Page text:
RF Probing

Click here to go to our main microwave measurements page

New for September 2006! RF probing is an awesome way to measure the response of very small devices, while not harming them!

.RF Probing

Microwave probe station

RF Probing

RF probe

History of RF probes

Reed Gleason invented the first high-frequency wafer probes with Eric Strid in 1980 while working at Tektronix, and co-founded Cascade Microtech in 1983. This company basically started an entire industry. Before RF probes were available, there was literally no way to test MMIC devices on wafer, or for that matter, without mounting them, wirebonding them. So there was no way to produce known-good die for assembly. Thanks, guys! This is reason enough to put them in the Microwave Hall of Fame!

Early RF probes used coplanar ceramic feeds, which where not very forgiving if they were lowered just a few mils too too far (ceramic doesn't bend well!) Today many styles are available, probe stations are more elaborate, life just keeps getting better. The first probes covered up to 18 GHz. Now easily cover up to 110 GHz!

De-embedding techniques had been developed prior to probing, and often used break-apart test fixtures with standards that had to be wire-bonded to the fixture halves. Some day we'll try to post some of the math that is used in de-embedding measurements. Anyone care to help us out?

Types of probes

In order to probe a circuit you need to launch a signal into it with some type of transmission line, usually fifty ohms. This requires at least two conductors, the "signal" conductor and the "ground" conductor. Three styles of probes are shown below:

RF Probing

Ground-signal-ground is the most common type of RF probe. This is similar to coplanar waveguide.

Ground signal probes are also available. This probe would be needed if your RF circuit only had one ground pad. Why would you do that? On GaAs, every square millimeter can cost a dollar or more in high volume production. Probe pads take up area, they cost money. In order to make the lowest price product, sometimes that second ground pad doesn't get past the final design review.

TriQuint seems to have the most diverse probe patterns of all of the MMIC suppliers. Here's three amplifiers we borrowed from the TriQuint web site. Here's the TGA4042 Q-band amplifier, it uses ground-signal-ground probe pads at input and output.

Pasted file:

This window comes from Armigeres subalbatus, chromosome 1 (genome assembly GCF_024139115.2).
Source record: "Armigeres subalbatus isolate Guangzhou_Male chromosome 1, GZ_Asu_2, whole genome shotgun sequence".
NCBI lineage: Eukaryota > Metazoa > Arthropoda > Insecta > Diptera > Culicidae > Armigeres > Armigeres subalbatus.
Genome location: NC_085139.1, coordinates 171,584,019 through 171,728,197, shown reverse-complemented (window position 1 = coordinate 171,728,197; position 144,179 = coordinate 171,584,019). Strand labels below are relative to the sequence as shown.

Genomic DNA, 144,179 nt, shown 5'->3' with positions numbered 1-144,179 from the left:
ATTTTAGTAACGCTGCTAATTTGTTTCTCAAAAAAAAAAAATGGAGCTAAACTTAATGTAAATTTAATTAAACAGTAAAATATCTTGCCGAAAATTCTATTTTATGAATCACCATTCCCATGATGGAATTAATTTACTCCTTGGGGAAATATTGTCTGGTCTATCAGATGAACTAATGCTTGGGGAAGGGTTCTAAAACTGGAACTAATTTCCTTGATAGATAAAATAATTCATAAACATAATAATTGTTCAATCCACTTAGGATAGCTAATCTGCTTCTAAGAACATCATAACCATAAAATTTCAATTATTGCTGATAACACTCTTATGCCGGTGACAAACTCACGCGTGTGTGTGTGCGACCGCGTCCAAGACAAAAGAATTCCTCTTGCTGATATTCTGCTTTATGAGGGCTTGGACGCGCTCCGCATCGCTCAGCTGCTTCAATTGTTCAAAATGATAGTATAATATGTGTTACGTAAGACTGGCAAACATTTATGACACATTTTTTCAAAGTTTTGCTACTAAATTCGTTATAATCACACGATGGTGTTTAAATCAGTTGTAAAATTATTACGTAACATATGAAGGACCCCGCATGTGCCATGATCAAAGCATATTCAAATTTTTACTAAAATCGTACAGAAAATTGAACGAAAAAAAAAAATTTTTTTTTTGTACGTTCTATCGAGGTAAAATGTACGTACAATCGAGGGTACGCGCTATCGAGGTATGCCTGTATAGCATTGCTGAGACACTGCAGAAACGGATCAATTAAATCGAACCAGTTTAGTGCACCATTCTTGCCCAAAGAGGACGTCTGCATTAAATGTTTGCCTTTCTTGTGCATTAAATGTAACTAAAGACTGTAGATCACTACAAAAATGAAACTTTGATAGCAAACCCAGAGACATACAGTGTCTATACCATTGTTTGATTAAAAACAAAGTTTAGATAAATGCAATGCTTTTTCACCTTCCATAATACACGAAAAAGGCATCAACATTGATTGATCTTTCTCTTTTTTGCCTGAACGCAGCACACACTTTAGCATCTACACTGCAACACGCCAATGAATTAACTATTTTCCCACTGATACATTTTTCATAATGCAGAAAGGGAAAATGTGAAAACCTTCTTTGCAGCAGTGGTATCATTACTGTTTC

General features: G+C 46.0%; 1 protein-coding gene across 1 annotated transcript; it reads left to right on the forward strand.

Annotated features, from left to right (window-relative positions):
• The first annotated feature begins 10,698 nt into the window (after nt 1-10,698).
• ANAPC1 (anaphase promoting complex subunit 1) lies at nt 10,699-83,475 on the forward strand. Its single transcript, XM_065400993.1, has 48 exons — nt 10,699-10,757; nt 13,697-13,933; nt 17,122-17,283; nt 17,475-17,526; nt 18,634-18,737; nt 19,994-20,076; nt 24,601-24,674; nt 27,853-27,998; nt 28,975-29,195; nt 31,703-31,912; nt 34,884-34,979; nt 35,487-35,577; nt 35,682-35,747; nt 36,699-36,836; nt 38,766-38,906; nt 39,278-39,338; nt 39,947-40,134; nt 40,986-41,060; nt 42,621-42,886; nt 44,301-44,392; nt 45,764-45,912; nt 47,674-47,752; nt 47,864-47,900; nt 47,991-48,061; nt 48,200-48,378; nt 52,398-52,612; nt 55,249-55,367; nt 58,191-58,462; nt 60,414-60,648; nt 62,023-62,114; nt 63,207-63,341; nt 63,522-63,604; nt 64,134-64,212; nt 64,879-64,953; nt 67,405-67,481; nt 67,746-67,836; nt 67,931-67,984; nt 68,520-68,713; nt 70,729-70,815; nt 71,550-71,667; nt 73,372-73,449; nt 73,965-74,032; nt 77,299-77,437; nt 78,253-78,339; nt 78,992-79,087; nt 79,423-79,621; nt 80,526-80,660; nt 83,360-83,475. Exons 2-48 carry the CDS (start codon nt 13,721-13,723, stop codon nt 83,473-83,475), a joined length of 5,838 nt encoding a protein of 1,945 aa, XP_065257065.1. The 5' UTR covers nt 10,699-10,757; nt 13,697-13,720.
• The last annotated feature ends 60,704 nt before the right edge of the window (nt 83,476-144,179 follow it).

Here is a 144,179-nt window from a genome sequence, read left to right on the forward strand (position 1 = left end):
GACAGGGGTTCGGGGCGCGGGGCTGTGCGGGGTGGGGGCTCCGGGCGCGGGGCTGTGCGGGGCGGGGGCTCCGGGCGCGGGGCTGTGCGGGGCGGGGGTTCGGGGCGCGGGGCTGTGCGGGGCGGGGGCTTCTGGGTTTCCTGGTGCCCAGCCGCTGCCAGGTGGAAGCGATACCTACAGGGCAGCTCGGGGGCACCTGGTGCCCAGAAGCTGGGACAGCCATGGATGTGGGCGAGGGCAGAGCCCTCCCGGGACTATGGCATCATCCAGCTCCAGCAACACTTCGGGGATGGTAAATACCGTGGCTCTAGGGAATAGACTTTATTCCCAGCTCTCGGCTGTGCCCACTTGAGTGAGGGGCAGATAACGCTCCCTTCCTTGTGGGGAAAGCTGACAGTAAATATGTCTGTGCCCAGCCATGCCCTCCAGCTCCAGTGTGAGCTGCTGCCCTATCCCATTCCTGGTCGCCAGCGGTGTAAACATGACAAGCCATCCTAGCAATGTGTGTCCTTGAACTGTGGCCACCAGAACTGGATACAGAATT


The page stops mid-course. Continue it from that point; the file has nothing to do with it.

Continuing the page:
RF Probing

Here's a TGA2501 6-18 GHz amplifier. It uses GS on the input, and SG on the output.

RF Probing

And here's a TGA4506 Ka-band amplifier. It uses GS on both sides! We don't recommend using anything but GSG at this frequency and above, even if the TriQuint cowboys do it routinely. Those TriQuint production testers must be kept very busy swapping probes back and forth with every wafer that comes out!

RF Probing

So what happens if you mix up a GS probe with a GS probe? When the signal and grounds are swapped, you get bad data. For example, gain measurements (S21) might be 20 dB low!

Most RF probes are 50 ohm impedance, as is almost all microwave test equipment. However, sometimes high-impedance probes are used in order to "sniff" out the performance of a circuit without loading it down. Differential probes are also possible, and dual-signal probes (SGS) are too. Can't say we've ever seen either of these.

Known-good die (KGD)
After RF probing and the wafer is diced, when you sort out the parts that met spec, these are the KGD.

Probe pitch
This is the distance between center-to-center of the probe tips. Typical values are 150, 250 microns, but a range of 50 to 1000 microns is possible. The larger probe pitch is not practical for millimeter-wave frequencies.

Probe stations
More to come!

Probe skate
When you adjust the Z-axis of a probe, just as it comes in contact with the DUT it will start to move in the Z-Y plane as it flexes. You want the probe to skate probe just one mil (25 um). This is usually accomplished by overtravel of 2 mils (50 um).

These images are used with permission of Professor Kuhn at Kansas State. Thanks!



De-embedding means to mathematically remove the effects of external transmission lines in order to arrive at the true vector S-parameters of a device that is not connectorized.

The opposite of "de-embedded" is not "un-de-embedded", it's "embedded!"

And please don't spell the word de-imbedded, that's just wrong!

OK, this section is lame, we'll work on it.

Coming soon: calibration standards!



Author : Uknown Editor